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When you are in the market for a new car, there are dozens of factors to be considered: performance, fuel economy, safety, reliability, price, and cost of ownership among others. One way to narrow your search is to eliminate vehicles that are obvious poor choices. To that end, we have built a list of 2015 vehicles that any sane person will want to avoid if at all possible.

Fiat 500L

2015-fiat-500lThe Fiat 500L is the least reliable new car available. For perspective, the 500L has 16 times the number of issues as the Scion xB, which is one of the most reliable vehicles available today. Add to that the uncomfortable ride, marginal fuel economy, and an average sticker price of just under $22,000 and you can see that the 500L is generally a disappointing waste of money.

Jeep Compass

2015-jeep-compassThe Jeep Compass has the worst customer satisfaction rating in America. A scant forty percent of current owners say they will buy another Compass, perhaps not even a Jeep of any kind. What are the issues? The complaints include: a lack of comfort, poor fuel economy(just 22mpg combined), disappointing drive experience, cheap or a lack of features, and non-existent cargo space. As if that isn’t enough to discourage you from buying a Compass, you can add these other complaints: excessive engine noise, poor acceleration, low rear visibility, sad cornering, poor braking, and low reliability. FiatChrysler really fouled up with this model.

Mitsubishi Mirage

2015-mitsubishi-mirageSmallish, gas savers are all the rage. So, it stands to reason that Mitsubishi would get into the niche. What doesn’t stand to reason is that the automaker would put so little effort into their entry. The Mirage lacks acceleration, handles like total crap, engine noise is deafening, underperformed in crash tests, and looks cheap as all get out. The one redeeming factor it offers is 37 mpg on the highway. Unfortunately for Mitsubishi, nearly every other automaker offers the same fuel economy in vehicles that are more comfortable to drive.

Volkswagen Passat

2015-volkswagen-passatThis rant is aimed directly at the V6 Passat. The Passat has quite a bit going for it: generous interior space, responsive handling, a quiet ride, and a decent 3.6L V6. On the downside, the V6 Passat is the most expensive midsized sedan to own. When you factor in depreciation, interest, insurance, sales tax, fuel, maintenance, and average repairs it costs just under $45,000 during the first five years of ownership. If that isn’t a clear incentive to look beyond the sticker to determine if you can afford a vehicle or not, nothing ever will be.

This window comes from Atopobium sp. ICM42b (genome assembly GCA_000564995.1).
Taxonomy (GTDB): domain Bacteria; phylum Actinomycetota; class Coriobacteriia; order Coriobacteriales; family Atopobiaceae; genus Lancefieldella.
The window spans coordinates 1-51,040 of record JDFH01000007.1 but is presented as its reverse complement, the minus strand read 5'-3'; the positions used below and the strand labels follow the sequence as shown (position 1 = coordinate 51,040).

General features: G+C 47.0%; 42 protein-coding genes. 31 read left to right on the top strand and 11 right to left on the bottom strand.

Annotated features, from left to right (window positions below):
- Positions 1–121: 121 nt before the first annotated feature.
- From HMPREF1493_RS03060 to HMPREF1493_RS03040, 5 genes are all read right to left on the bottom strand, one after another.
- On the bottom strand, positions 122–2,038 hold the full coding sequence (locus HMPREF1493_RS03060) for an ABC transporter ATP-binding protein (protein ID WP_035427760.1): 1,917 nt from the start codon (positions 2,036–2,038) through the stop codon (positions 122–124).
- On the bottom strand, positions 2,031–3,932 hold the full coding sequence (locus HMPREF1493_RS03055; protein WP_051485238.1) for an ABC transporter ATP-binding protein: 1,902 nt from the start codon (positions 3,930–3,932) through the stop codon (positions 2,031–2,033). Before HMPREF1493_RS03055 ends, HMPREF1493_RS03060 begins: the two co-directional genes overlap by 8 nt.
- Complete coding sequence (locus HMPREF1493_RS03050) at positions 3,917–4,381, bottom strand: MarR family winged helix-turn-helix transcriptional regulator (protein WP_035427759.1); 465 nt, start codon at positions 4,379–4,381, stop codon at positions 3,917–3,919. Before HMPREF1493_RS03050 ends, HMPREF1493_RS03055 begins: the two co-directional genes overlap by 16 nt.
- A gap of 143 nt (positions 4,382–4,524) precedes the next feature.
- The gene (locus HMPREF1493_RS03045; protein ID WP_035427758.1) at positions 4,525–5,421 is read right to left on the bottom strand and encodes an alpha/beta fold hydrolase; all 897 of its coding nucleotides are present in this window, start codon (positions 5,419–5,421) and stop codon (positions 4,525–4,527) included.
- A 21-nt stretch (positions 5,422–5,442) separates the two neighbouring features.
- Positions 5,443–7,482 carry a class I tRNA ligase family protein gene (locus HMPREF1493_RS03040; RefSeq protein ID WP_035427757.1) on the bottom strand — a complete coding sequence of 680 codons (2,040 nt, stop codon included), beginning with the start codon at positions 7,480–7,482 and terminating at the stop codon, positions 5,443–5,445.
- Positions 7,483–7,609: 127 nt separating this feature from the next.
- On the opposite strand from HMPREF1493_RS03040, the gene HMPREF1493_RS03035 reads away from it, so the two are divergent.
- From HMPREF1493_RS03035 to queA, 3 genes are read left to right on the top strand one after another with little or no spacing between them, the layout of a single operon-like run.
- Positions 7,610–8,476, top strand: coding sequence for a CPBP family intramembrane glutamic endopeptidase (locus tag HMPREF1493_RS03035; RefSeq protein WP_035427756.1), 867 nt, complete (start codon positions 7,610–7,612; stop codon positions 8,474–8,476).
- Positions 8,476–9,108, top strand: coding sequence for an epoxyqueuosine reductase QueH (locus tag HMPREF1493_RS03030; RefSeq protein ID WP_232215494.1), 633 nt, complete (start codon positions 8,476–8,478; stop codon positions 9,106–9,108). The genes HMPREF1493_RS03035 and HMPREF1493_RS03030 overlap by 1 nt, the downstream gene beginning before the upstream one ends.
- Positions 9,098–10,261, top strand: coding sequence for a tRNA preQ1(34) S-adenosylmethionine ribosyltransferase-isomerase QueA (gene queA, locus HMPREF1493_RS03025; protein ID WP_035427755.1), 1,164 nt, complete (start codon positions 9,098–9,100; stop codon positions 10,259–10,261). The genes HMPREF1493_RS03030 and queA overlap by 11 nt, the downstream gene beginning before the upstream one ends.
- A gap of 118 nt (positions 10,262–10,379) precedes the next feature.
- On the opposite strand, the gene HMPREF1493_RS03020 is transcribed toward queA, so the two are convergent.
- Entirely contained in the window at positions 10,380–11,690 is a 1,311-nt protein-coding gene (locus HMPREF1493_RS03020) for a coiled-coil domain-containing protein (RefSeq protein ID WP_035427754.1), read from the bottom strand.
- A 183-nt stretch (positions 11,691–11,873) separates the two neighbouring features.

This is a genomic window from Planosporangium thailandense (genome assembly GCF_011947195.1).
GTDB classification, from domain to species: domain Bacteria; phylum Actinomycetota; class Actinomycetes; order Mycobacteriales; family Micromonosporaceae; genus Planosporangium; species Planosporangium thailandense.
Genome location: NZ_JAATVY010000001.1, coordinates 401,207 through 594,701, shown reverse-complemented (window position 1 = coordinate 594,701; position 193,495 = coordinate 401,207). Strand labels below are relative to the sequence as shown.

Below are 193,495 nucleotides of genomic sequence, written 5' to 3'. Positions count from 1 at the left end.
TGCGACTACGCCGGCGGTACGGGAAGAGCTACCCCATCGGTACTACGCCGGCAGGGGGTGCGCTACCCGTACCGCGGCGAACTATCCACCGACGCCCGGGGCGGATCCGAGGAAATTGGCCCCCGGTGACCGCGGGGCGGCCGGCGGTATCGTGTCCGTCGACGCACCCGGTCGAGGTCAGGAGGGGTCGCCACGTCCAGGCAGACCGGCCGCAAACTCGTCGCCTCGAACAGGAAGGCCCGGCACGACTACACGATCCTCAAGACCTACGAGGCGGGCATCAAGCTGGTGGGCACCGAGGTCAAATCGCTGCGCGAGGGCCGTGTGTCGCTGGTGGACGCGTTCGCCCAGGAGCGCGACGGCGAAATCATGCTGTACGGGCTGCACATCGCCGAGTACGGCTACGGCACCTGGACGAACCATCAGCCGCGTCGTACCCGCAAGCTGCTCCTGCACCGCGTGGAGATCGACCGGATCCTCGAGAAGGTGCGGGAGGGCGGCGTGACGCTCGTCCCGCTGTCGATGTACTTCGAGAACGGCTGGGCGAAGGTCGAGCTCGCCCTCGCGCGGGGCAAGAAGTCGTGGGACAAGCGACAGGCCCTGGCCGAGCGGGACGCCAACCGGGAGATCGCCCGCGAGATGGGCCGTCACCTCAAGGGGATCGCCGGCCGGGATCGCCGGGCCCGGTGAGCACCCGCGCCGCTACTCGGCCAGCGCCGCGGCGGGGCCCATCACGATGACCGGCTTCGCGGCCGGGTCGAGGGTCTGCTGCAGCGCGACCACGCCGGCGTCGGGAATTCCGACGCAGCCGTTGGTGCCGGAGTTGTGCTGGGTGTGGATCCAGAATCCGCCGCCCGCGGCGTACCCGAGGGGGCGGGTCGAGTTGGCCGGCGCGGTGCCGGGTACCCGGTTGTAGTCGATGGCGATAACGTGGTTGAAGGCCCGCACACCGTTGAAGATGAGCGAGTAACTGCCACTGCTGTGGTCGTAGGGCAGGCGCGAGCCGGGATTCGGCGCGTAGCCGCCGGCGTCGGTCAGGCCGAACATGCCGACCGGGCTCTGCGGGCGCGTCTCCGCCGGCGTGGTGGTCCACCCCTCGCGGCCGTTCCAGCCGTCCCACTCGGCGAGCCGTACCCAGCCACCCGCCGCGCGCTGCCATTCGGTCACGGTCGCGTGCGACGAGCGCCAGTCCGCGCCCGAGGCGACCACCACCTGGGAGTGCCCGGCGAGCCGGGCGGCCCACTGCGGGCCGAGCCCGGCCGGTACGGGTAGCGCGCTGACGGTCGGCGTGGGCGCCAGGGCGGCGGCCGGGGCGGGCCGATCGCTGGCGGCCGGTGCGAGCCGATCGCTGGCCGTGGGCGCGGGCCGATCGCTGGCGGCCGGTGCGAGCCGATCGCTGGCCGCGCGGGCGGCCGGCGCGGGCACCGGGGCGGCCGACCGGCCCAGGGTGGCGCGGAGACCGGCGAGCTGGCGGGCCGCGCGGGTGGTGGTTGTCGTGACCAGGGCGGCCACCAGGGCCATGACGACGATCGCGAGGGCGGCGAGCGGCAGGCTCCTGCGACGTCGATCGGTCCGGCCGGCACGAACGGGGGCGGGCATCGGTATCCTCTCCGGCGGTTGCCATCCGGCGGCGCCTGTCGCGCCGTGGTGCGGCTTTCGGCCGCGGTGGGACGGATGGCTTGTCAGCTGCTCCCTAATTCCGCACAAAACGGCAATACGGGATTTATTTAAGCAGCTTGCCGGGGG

2015 Trucks and SUVs Not to Buy

Do you want a truck or SUV? Let’s have a look at the worst of each.

Toyota Tacoma

If you are going to spend all of your time off-road or towing something, then the Tacoma is an acceptable truck. Just acceptable. If you think you may spend some time driving it to work or around town, then the Tacoma is possible the worst truck in existence. Phrases like clumsy handling, step-in too high, small backseat, very rough ride, cheap feeling interior, and priced similar to full-sized trucks are commonly used when describing a Tacoma. Maybe the scheduled redesign for the 2016 model will take care of some of these issues.

Jeep

Jeep performed so badly that it has four of the worst SUVs on the market to day: the Patriot, the Cherokee V6, the Compass, and the Cherokee 4 cylinder. The issues include poor acceleration, low fuel economy, low reliability, excessive engine noise, and uncomfortable ride. There are more issues to list, but you get the general idea. FiatChrysler has so many poor quality models that it is hard to image buying any vehicle the company produces. At least the Dodge brand hasn’t been destroyed…yet.

We hope that this list helps you find the right car. If you would like to add to our list or argue a point, please hit us up in the comments, on Facebook, or on Twitter.

 

About the author: Jerry Coffey

 

Jerry Coffey is the financial expert here at AutoFoundry.com. A recovered "debtaholic," he now preaches frugal-living and sound money management here and at Repaid.org, where he is the chief contributor. He works for a major automaker.

 

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